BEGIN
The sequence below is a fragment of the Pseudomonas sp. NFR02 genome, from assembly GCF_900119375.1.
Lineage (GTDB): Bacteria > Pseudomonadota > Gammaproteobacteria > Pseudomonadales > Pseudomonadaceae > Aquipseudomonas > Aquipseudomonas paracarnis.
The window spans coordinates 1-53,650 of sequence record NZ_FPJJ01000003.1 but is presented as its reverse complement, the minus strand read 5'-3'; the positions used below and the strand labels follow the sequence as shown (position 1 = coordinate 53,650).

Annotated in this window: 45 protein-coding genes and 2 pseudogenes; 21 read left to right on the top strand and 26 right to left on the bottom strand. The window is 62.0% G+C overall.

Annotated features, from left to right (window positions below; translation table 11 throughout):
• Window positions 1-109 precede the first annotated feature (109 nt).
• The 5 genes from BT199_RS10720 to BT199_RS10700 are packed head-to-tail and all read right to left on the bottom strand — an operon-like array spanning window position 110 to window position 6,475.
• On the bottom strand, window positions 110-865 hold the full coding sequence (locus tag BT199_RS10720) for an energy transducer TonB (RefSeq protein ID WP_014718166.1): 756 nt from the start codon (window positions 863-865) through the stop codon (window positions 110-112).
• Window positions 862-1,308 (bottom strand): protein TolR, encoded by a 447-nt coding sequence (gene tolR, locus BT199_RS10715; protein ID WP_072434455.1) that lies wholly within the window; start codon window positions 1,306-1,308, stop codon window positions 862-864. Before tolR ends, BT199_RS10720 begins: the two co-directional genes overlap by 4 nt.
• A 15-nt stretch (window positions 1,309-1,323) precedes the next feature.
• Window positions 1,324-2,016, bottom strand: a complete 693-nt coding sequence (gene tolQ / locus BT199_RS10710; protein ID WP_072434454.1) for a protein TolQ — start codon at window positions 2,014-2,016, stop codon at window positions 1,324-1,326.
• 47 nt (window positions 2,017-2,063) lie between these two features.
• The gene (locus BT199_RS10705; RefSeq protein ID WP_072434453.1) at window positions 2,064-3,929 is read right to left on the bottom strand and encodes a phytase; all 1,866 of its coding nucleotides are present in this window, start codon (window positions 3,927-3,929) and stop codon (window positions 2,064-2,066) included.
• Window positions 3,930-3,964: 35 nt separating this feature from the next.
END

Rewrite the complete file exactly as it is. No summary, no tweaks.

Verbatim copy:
The sequence below is a fragment of the Pseudomonas sp. NFR02 genome, from assembly GCF_900119375.1.
Lineage (GTDB): Bacteria > Pseudomonadota > Gammaproteobacteria > Pseudomonadales > Pseudomonadaceae > Aquipseudomonas > Aquipseudomonas paracarnis.
The window spans coordinates 1-53,650 of sequence record NZ_FPJJ01000003.1 but is presented as its reverse complement, the minus strand read 5'-3'; the positions used below and the strand labels follow the sequence as shown (position 1 = coordinate 53,650).

Annotated in this window: 45 protein-coding genes and 2 pseudogenes; 21 read left to right on the top strand and 26 right to left on the bottom strand. The window is 62.0% G+C overall.

Annotated features, from left to right (window positions below; translation table 11 throughout):
• Window positions 1-109 precede the first annotated feature (109 nt).
• The 5 genes from BT199_RS10720 to BT199_RS10700 are packed head-to-tail and all read right to left on the bottom strand — an operon-like array spanning window position 110 to window position 6,475.
• On the bottom strand, window positions 110-865 hold the full coding sequence (locus tag BT199_RS10720) for an energy transducer TonB (RefSeq protein ID WP_014718166.1): 756 nt from the start codon (window positions 863-865) through the stop codon (window positions 110-112).
• Window positions 862-1,308 (bottom strand): protein TolR, encoded by a 447-nt coding sequence (gene tolR, locus BT199_RS10715; protein ID WP_072434455.1) that lies wholly within the window; start codon window positions 1,306-1,308, stop codon window positions 862-864. Before tolR ends, BT199_RS10720 begins: the two co-directional genes overlap by 4 nt.
• A 15-nt stretch (window positions 1,309-1,323) precedes the next feature.
• Window positions 1,324-2,016, bottom strand: a complete 693-nt coding sequence (gene tolQ / locus BT199_RS10710; protein ID WP_072434454.1) for a protein TolQ — start codon at window positions 2,014-2,016, stop codon at window positions 1,324-1,326.
• 47 nt (window positions 2,017-2,063) lie between these two features.
• The gene (locus BT199_RS10705; RefSeq protein ID WP_072434453.1) at window positions 2,064-3,929 is read right to left on the bottom strand and encodes a phytase; all 1,866 of its coding nucleotides are present in this window, start codon (window positions 3,927-3,929) and stop codon (window positions 2,064-2,066) included.
• Window positions 3,930-3,964: 35 nt separating this feature from the next.